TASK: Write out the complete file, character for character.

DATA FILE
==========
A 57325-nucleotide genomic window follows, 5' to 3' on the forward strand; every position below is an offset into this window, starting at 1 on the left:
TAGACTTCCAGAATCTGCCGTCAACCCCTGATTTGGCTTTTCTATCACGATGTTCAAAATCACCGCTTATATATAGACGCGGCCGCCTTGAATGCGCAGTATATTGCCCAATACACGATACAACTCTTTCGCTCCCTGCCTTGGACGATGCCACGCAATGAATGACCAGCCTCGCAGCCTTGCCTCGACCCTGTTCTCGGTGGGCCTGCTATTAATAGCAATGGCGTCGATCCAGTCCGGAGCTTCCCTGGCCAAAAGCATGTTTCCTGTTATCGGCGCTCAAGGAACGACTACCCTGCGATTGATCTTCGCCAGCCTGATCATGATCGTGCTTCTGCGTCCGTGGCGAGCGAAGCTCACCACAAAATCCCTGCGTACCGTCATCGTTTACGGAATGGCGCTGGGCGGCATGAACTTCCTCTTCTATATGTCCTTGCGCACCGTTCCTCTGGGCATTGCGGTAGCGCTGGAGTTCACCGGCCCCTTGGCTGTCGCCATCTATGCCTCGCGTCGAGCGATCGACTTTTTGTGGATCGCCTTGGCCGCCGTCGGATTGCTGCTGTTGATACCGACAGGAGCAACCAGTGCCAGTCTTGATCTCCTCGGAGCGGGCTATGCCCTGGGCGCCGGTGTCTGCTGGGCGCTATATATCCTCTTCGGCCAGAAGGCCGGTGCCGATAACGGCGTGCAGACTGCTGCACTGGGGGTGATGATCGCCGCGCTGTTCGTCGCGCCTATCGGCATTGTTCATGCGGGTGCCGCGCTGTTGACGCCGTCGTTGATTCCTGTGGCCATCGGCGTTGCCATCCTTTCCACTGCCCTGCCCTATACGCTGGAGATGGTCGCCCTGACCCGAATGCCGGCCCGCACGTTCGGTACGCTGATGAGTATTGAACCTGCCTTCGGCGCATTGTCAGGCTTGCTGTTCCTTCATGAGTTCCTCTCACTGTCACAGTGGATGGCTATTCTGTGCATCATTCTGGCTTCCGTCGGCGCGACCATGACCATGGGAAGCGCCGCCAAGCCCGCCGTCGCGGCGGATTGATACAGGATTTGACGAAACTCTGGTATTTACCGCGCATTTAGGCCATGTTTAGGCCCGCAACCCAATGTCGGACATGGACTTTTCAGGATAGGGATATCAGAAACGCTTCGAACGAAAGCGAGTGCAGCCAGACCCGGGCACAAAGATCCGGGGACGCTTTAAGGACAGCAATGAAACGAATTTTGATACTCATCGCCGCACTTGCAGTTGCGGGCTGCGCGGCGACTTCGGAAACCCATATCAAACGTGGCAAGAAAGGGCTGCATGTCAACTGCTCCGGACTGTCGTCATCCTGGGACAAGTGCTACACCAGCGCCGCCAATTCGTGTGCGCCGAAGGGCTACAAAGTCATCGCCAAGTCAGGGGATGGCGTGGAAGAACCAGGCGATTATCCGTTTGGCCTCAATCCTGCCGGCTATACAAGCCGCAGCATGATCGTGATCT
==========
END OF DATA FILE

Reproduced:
A 57325-nucleotide genomic window follows, 5' to 3' on the forward strand; every position below is an offset into this window, starting at 1 on the left:
TAGACTTCCAGAATCTGCCGTCAACCCCTGATTTGGCTTTTCTATCACGATGTTCAAAATCACCGCTTATATATAGACGCGGCCGCCTTGAATGCGCAGTATATTGCCCAATACACGATACAACTCTTTCGCTCCCTGCCTTGGACGATGCCACGCAATGAATGACCAGCCTCGCAGCCTTGCCTCGACCCTGTTCTCGGTGGGCCTGCTATTAATAGCAATGGCGTCGATCCAGTCCGGAGCTTCCCTGGCCAAAAGCATGTTTCCTGTTATCGGCGCTCAAGGAACGACTACCCTGCGATTGATCTTCGCCAGCCTGATCATGATCGTGCTTCTGCGTCCGTGGCGAGCGAAGCTCACCACAAAATCCCTGCGTACCGTCATCGTTTACGGAATGGCGCTGGGCGGCATGAACTTCCTCTTCTATATGTCCTTGCGCACCGTTCCTCTGGGCATTGCGGTAGCGCTGGAGTTCACCGGCCCCTTGGCTGTCGCCATCTATGCCTCGCGTCGAGCGATCGACTTTTTGTGGATCGCCTTGGCCGCCGTCGGATTGCTGCTGTTGATACCGACAGGAGCAACCAGTGCCAGTCTTGATCTCCTCGGAGCGGGCTATGCCCTGGGCGCCGGTGTCTGCTGGGCGCTATATATCCTCTTCGGCCAGAAGGCCGGTGCCGATAACGGCGTGCAGACTGCTGCACTGGGGGTGATGATCGCCGCGCTGTTCGTCGCGCCTATCGGCATTGTTCATGCGGGTGCCGCGCTGTTGACGCCGTCGTTGATTCCTGTGGCCATCGGCGTTGCCATCCTTTCCACTGCCCTGCCCTATACGCTGGAGATGGTCGCCCTGACCCGAATGCCGGCCCGCACGTTCGGTACGCTGATGAGTATTGAACCTGCCTTCGGCGCATTGTCAGGCTTGCTGTTCCTTCATGAGTTCCTCTCACTGTCACAGTGGATGGCTATTCTGTGCATCATTCTGGCTTCCGTCGGCGCGACCATGACCATGGGAAGCGCCGCCAAGCCCGCCGTCGCGGCGGATTGATACAGGATTTGACGAAACTCTGGTATTTACCGCGCATTTAGGCCATGTTTAGGCCCGCAACCCAATGTCGGACATGGACTTTTCAGGATAGGGATATCAGAAACGCTTCGAACGAAAGCGAGTGCAGCCAGACCCGGGCACAAAGATCCGGGGACGCTTTAAGGACAGCAATGAAACGAATTTTGATACTCATCGCCGCACTTGCAGTTGCGGGCTGCGCGGCGACTTCGGAAACCCATATCAAACGTGGCAAGAAAGGGCTGCATGTCAACTGCTCCGGACTGTCGTCATCCTGGGACAAGTGCTACACCAGCGCCGCCAATTCGTGTGCGCCGAAGGGCTACAAAGTCATCGCCAAGTCAGGGGATGGCGTGGAAGAACCAGGCGATTATCCGTTTGGCCTCAATCCTGCCGGCTATACAAGCCGCAGCATGATCGTGATCT